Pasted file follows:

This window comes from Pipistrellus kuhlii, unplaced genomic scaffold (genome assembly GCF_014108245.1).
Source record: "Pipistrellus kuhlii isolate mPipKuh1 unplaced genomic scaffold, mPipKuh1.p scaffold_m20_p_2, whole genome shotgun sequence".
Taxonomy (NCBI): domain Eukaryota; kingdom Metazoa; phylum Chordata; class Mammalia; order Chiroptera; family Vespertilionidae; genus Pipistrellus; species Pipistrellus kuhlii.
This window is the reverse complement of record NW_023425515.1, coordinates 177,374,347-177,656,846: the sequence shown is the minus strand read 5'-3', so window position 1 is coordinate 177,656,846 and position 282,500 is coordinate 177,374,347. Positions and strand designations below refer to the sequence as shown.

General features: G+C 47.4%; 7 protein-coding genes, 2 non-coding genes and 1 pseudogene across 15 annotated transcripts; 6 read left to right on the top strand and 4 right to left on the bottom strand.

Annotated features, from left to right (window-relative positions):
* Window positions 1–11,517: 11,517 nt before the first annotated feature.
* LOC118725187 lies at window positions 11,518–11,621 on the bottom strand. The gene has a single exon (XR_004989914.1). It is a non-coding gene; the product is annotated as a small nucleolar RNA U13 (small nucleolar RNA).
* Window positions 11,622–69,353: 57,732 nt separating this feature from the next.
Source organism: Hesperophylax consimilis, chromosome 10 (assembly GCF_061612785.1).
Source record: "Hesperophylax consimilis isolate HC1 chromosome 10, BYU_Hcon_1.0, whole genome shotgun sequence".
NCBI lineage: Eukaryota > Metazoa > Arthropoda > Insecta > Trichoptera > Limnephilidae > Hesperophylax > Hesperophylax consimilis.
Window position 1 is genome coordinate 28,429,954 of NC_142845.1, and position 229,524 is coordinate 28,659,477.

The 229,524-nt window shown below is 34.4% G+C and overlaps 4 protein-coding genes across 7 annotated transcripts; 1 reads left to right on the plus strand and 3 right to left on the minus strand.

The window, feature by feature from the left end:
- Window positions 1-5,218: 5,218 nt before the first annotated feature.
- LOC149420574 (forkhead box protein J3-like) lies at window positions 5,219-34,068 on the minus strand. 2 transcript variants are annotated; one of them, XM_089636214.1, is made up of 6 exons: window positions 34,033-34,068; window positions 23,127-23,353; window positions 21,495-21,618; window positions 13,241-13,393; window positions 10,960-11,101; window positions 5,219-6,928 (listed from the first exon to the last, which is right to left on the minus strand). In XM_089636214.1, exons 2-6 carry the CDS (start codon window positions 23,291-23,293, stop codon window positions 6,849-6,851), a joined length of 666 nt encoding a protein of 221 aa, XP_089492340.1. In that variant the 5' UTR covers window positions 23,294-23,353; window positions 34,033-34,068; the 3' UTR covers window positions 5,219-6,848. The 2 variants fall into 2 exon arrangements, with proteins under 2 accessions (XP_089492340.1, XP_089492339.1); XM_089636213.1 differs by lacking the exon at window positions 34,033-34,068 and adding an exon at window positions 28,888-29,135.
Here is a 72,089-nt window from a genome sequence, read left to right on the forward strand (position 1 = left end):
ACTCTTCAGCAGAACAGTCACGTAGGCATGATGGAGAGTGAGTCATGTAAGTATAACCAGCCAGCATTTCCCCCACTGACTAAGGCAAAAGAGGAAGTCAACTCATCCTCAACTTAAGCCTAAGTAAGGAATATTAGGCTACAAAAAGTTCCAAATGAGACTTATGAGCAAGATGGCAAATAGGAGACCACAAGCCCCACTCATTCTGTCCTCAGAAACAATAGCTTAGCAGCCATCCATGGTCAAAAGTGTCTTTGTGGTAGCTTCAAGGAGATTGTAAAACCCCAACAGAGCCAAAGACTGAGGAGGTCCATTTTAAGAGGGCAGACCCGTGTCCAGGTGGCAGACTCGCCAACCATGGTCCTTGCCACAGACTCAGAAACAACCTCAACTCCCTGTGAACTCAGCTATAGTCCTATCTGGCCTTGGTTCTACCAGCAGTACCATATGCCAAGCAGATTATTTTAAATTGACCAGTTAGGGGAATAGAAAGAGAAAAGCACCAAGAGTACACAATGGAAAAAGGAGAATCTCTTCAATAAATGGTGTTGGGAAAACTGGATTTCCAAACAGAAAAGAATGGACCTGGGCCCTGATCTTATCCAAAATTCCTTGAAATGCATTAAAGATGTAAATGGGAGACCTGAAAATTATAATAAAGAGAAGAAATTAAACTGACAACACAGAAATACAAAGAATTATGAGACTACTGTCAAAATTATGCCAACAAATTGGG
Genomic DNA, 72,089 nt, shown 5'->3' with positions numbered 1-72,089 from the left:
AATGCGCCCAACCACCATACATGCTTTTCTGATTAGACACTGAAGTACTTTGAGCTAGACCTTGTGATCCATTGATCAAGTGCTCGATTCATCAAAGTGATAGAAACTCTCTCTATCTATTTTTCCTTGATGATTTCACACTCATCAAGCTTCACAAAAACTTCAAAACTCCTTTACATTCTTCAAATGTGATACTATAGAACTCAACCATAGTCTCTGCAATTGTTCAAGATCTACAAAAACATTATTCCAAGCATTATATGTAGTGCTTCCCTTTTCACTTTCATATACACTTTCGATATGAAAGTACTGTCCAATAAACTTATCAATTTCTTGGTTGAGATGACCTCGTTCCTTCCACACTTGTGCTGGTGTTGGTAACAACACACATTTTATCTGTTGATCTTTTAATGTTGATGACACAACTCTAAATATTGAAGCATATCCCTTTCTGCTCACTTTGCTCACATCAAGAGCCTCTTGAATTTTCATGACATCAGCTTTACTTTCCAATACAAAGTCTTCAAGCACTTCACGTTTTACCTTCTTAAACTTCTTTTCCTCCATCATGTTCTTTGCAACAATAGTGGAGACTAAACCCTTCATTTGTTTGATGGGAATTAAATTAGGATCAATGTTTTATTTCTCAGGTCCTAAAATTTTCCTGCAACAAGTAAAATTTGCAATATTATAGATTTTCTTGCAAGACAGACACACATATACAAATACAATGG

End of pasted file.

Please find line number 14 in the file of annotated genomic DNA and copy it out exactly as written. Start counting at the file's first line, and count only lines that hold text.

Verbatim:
The 229,524-nt window shown below is 34.4% G+C and overlaps 4 protein-coding genes across 7 annotated transcripts; 1 reads left to right on the plus strand and 3 right to left on the minus strand.